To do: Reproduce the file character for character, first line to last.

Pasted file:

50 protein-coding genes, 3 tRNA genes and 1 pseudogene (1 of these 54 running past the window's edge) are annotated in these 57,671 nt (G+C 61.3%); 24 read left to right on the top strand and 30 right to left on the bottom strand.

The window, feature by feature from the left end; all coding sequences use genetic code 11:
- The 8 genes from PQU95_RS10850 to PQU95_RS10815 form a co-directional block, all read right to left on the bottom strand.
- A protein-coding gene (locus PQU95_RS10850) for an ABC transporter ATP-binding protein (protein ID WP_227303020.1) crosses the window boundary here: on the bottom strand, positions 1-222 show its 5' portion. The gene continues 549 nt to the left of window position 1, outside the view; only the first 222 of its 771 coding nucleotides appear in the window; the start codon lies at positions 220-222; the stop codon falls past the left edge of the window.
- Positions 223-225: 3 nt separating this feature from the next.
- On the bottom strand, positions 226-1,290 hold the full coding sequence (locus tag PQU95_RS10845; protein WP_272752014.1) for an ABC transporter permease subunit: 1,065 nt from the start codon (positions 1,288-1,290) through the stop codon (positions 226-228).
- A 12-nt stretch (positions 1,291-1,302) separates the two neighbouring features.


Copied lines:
50 protein-coding genes, 3 tRNA genes and 1 pseudogene (1 of these 54 running past the window's edge) are annotated in these 57,671 nt (G+C 61.3%); 24 read left to right on the top strand and 30 right to left on the bottom strand.

The window, feature by feature from the left end; all coding sequences use genetic code 11:
- The 8 genes from PQU95_RS10850 to PQU95_RS10815 form a co-directional block, all read right to left on the bottom strand.
- A protein-coding gene (locus PQU95_RS10850) for an ABC transporter ATP-binding protein (protein ID WP_227303020.1) crosses the window boundary here: on the bottom strand, positions 1-222 show its 5' portion. The gene continues 549 nt to the left of window position 1, outside the view; only the first 222 of its 771 coding nucleotides appear in the window; the start codon lies at positions 220-222; the stop codon falls past the left edge of the window.
- Positions 223-225: 3 nt separating this feature from the next.
- On the bottom strand, positions 226-1,290 hold the full coding sequence (locus tag PQU95_RS10845; protein WP_272752014.1) for an ABC transporter permease subunit: 1,065 nt from the start codon (positions 1,288-1,290) through the stop codon (positions 226-228).
- A 12-nt stretch (positions 1,291-1,302) separates the two neighbouring features.